Ghost’s “Pale Tour Named Death” made a highly anticipated stop in the greater Montreal area at Place Bell in Laval last night, in front of 6,000 devoted fans. This tour marks the first arena tour for the Swedish band, who was recently nominated for two Grammy’s. The elaborate stage set was punctuated by a simple but highly effective light show that uses moving coloured spots to great effect, and a few explosions here and there.
With no opening band, Ghost offered its fans a three-hour concert with a 15-minute intermission. The extended set length allowed the band to add material from its latest album “Prequelle” without sacrificing any of the older concert favourites. That album and its full-length predecessor “Meliora”provided a sizeable portion of setlist, with 8 songs each. Launching the show with “Rats” and “Absolution” set the energy bar quite high, but following them with a string of older tracks killed some of that momentum a bit. Despite a few gems here and there, I feel the early material pales when played next to their more musically accomplished newer songs. But with a generous 26 tracks played, there was something for everyone, and their early material certainly benefited from a sonic upgrade, compared to the ho hum production of the first two records.
Recent court filings have exposed the worst kept secret in rock: Ghost is Tobias Forge, currently assuming the persona of Cardinal Copia, backed by anonymous musicians called the Nameless Ghouls (and Ghoulettes). The singer has a peculiar sense of humour and if musically the show was great, Forge’s rambling speeches derail the flow at times. His meandering stories take forever to get to a point (if they ever reach one), and his double entendres are so juvenile that really, they’re “one-and-a-half entendres” at best. Their amazing rendition of Roky Erickson’s “If You Have Ghosts” (listen to the disjointed original to realize how great their arrangement is) was derailed by pointlessly long-winded introductions of each band member (“On bass, Ghoul!”) and grade-school level sexual innuendos. The show could have shaved off 10-15 minutes of its running time easily and kept a better rhythm throughout.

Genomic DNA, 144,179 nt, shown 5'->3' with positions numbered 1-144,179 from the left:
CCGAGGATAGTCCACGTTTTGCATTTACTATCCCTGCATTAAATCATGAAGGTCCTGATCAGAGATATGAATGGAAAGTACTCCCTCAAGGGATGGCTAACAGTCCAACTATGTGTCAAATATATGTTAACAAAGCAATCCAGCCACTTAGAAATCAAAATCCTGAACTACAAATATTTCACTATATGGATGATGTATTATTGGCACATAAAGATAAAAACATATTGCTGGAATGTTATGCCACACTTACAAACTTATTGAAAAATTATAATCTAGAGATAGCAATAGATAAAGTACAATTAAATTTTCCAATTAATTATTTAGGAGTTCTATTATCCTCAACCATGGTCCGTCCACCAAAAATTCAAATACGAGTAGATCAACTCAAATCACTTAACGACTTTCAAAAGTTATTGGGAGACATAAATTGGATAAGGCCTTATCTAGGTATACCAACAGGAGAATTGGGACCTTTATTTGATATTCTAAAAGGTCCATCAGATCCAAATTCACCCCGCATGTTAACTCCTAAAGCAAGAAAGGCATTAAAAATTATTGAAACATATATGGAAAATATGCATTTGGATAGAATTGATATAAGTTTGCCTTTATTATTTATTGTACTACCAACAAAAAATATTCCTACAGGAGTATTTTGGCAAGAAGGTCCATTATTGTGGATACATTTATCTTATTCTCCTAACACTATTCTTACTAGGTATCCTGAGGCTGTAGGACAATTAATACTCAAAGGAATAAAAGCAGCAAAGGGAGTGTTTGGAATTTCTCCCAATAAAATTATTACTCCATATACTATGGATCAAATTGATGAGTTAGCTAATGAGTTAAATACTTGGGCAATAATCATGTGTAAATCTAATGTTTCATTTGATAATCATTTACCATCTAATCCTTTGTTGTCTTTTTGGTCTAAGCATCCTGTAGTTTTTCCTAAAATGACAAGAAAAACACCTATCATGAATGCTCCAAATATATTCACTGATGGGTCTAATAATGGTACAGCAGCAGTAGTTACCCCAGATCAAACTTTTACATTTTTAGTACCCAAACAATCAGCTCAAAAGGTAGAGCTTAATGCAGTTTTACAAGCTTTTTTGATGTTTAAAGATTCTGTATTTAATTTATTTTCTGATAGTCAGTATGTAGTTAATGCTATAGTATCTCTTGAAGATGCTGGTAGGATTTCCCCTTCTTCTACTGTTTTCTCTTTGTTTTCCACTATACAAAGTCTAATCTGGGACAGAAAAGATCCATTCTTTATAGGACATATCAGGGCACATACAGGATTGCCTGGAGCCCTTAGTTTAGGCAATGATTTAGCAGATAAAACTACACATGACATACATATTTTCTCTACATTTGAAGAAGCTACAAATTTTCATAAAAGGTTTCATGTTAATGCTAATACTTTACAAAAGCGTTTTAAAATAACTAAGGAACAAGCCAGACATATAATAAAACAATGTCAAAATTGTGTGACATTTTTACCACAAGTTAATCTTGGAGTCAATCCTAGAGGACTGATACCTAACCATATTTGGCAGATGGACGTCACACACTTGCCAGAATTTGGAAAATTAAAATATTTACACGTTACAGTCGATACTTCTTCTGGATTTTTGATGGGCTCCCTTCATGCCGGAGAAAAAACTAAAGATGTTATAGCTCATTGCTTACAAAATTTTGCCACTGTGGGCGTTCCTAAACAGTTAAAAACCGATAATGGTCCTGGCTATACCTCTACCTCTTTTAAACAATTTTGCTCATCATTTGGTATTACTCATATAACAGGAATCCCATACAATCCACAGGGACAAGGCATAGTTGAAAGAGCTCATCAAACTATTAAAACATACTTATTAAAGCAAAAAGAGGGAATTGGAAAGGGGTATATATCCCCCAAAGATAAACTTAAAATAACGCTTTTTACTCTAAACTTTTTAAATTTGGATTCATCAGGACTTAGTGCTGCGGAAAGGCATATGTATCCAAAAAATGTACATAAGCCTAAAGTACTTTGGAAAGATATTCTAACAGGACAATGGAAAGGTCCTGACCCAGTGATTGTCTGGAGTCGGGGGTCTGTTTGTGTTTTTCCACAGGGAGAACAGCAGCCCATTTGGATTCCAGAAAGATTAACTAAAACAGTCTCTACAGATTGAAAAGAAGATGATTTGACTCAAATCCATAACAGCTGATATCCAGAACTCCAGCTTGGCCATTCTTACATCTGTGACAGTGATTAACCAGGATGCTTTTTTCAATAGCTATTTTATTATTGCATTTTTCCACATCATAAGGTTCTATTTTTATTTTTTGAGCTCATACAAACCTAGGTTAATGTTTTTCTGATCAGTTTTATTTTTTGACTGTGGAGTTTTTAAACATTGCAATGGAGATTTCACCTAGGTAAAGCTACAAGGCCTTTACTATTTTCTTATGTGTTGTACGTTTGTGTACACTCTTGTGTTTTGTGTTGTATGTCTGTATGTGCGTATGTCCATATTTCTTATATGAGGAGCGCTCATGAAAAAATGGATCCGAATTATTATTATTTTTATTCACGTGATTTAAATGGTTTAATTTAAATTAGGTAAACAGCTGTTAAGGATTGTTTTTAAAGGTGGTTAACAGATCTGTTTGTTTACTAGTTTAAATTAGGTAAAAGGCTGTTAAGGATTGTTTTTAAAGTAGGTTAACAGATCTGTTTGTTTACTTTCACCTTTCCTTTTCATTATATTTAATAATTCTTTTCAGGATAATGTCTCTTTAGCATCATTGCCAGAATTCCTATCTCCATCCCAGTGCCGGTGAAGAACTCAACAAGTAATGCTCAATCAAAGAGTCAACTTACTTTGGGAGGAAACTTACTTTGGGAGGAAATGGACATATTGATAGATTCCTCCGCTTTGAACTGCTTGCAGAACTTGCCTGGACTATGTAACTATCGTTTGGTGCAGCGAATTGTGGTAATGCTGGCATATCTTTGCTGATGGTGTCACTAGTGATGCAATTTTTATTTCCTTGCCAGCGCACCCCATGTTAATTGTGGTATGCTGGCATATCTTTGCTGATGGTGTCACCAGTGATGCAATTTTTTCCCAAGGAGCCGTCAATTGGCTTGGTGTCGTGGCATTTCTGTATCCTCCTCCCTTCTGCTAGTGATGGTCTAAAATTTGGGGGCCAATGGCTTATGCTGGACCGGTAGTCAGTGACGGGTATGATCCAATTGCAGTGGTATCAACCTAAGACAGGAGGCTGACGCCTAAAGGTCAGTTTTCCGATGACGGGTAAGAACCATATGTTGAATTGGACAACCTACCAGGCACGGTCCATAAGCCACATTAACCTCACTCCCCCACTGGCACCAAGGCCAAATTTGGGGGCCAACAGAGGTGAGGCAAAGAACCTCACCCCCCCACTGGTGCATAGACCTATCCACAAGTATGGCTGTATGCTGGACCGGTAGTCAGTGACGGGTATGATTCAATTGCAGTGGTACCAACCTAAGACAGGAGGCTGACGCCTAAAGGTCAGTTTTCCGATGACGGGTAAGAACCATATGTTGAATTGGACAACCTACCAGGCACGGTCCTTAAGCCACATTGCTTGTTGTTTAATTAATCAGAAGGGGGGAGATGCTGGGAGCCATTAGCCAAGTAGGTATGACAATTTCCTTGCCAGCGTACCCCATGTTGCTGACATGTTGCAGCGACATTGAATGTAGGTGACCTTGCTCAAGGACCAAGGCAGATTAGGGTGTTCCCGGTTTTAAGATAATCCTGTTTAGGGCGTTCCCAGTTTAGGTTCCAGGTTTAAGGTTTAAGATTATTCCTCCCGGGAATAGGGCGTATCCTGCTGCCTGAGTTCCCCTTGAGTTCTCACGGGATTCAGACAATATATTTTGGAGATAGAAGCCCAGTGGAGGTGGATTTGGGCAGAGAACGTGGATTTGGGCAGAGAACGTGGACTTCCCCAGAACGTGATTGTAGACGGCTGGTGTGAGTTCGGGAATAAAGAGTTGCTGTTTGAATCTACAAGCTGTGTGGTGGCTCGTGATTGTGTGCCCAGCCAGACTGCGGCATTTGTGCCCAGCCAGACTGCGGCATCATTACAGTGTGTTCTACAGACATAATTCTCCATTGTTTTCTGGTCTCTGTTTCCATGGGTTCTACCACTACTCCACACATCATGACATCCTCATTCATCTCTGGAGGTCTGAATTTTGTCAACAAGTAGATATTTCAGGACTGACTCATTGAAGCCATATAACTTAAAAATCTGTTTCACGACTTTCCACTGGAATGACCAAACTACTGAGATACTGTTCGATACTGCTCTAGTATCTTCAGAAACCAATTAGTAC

Musically, the band was on point all evening long. “Year Zero” stands out as one of the highlights of the night. “Mummy Dust” always sounds incredibly heavy in concert and did not disappoint, as did the grandiose “He Is”, and I also loved the acoustic rendition of “Jigolo Har Megiddo”, with its groovy shuffle beat.
Forge uses the many instrumental sections to change costumes. Dropping the heavy cloak of his past persona Papa Emeritus seems to have freed him up to be more active, a necessity with the larger arena stage. Cardinal Copia showed up a couple of times in religious garbs but spent most of the time dressed simply in black. Papa Nihil made a surprise appearance playing saxophone during “Miasma” to the delight of the crowd.
The regular set ended with “Dance Macabre” and “Square Hammer”, two gems made to specs for an arena crowd. After another long, convoluted rant on fake encores, Ghost ended the night with their usual closer “Monstrance Clock”.
There’s a certain Broadway-esque quality to Ghost’s music that seems amplified live, especially in some of the more bombastic songs. They are a polarizing band: some like it, some don’t. I love it, and judging from the enthusiastic response they got, a lot of people dig it too. The ‘Hail Satan’ attitude is firmly done tongue-in-cheek, and the music is great. I knew they could hold their own in an arena since they opened for Iron Maiden on the last leg of the “Book of Souls” tour (and personally, I thought they’d overshadowed the elder band, who sounded tired after a long tour and on auto-pilot). Judging from this show, Ghost has fully embraced the status of arena act and stepped up their game accordingly. Good theatrical rock lives on.